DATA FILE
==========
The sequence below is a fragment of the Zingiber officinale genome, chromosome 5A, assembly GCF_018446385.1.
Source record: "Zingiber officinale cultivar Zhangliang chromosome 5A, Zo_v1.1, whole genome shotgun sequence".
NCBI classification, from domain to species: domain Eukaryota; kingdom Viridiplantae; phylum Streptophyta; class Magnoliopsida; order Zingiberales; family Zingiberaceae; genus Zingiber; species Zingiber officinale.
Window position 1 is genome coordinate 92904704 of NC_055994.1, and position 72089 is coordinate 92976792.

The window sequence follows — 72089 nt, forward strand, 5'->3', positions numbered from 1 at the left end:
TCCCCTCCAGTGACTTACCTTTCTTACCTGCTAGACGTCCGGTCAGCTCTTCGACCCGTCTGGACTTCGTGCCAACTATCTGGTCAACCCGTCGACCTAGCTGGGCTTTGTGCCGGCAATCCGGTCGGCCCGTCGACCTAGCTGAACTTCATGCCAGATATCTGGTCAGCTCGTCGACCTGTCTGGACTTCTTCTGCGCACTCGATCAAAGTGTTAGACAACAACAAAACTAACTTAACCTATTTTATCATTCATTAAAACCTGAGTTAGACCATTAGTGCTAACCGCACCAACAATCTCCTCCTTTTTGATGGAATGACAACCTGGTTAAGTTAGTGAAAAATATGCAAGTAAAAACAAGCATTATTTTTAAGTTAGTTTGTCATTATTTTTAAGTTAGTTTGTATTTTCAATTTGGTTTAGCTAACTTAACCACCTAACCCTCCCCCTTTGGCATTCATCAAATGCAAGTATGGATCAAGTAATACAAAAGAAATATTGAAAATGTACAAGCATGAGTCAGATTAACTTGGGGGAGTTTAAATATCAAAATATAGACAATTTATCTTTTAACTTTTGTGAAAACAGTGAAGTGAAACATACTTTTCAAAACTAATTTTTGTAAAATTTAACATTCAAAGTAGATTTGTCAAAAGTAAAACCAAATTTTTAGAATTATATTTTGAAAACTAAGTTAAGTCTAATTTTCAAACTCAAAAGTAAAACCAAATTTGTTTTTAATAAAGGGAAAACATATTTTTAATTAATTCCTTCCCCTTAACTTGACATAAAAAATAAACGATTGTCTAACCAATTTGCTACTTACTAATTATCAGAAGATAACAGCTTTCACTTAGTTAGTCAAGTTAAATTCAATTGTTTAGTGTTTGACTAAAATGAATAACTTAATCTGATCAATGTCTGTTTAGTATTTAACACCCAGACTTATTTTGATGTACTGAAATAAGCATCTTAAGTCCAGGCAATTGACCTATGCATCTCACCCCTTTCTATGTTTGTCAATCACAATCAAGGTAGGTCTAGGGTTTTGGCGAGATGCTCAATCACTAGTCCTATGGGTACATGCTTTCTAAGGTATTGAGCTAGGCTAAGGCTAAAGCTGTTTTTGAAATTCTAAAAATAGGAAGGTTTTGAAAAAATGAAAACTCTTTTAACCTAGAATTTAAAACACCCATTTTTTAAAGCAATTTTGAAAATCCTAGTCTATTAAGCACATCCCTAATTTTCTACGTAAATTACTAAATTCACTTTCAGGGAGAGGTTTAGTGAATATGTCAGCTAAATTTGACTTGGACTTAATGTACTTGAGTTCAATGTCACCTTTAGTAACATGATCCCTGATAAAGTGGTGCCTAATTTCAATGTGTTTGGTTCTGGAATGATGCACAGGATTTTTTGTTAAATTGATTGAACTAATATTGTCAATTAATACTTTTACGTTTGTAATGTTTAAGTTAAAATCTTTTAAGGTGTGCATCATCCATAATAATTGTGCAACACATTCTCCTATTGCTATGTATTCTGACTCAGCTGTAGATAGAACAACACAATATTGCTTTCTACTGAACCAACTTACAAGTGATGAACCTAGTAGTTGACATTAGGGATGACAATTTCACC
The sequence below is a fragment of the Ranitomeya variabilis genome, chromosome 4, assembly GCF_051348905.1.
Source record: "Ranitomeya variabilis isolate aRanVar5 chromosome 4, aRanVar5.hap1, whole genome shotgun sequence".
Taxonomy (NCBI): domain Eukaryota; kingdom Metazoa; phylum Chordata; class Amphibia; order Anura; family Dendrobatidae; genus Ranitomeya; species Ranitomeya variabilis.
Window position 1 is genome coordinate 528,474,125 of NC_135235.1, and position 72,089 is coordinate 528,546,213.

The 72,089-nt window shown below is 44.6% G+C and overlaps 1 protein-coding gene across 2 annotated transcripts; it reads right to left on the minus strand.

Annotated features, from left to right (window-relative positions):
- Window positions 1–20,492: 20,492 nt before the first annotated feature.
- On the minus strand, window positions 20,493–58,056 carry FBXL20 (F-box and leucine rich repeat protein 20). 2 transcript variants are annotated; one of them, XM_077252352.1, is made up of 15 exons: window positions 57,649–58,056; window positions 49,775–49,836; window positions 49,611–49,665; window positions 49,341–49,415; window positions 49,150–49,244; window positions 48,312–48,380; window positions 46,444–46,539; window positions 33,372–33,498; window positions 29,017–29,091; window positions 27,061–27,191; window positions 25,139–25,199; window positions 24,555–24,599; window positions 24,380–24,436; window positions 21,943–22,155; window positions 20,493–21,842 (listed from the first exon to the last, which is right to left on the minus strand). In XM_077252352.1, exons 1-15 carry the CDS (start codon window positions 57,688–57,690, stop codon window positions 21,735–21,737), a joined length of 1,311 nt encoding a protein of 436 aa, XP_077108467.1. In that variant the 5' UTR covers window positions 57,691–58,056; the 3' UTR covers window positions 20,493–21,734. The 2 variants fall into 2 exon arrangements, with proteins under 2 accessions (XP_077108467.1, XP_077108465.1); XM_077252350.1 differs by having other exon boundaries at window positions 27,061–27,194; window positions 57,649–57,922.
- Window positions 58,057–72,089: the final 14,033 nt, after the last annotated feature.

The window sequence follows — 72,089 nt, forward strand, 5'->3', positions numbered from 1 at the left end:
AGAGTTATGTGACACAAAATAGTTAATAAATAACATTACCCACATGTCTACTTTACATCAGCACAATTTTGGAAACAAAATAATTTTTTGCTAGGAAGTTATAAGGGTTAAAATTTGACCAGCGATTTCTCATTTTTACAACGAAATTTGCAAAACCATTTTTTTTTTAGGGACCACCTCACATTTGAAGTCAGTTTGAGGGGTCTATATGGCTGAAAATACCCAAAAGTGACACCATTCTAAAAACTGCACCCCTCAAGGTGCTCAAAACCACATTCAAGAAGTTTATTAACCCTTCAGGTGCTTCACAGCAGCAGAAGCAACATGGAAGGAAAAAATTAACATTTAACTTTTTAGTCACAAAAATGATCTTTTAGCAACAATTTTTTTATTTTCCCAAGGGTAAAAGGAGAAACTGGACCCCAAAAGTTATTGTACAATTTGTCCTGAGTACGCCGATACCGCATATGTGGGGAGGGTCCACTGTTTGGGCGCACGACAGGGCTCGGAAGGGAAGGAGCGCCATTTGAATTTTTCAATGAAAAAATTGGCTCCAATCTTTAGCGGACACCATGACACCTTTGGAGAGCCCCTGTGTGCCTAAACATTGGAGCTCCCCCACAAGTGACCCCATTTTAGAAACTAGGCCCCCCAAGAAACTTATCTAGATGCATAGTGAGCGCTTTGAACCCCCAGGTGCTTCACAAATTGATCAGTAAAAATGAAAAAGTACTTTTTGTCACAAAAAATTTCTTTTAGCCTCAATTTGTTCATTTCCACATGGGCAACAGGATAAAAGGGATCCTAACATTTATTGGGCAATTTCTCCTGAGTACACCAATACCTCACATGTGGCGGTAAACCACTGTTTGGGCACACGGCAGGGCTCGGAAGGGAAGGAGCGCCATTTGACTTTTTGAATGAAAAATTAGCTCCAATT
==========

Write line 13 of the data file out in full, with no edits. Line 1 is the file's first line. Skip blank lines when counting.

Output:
- Window positions 1–20,492: 20,492 nt before the first annotated feature.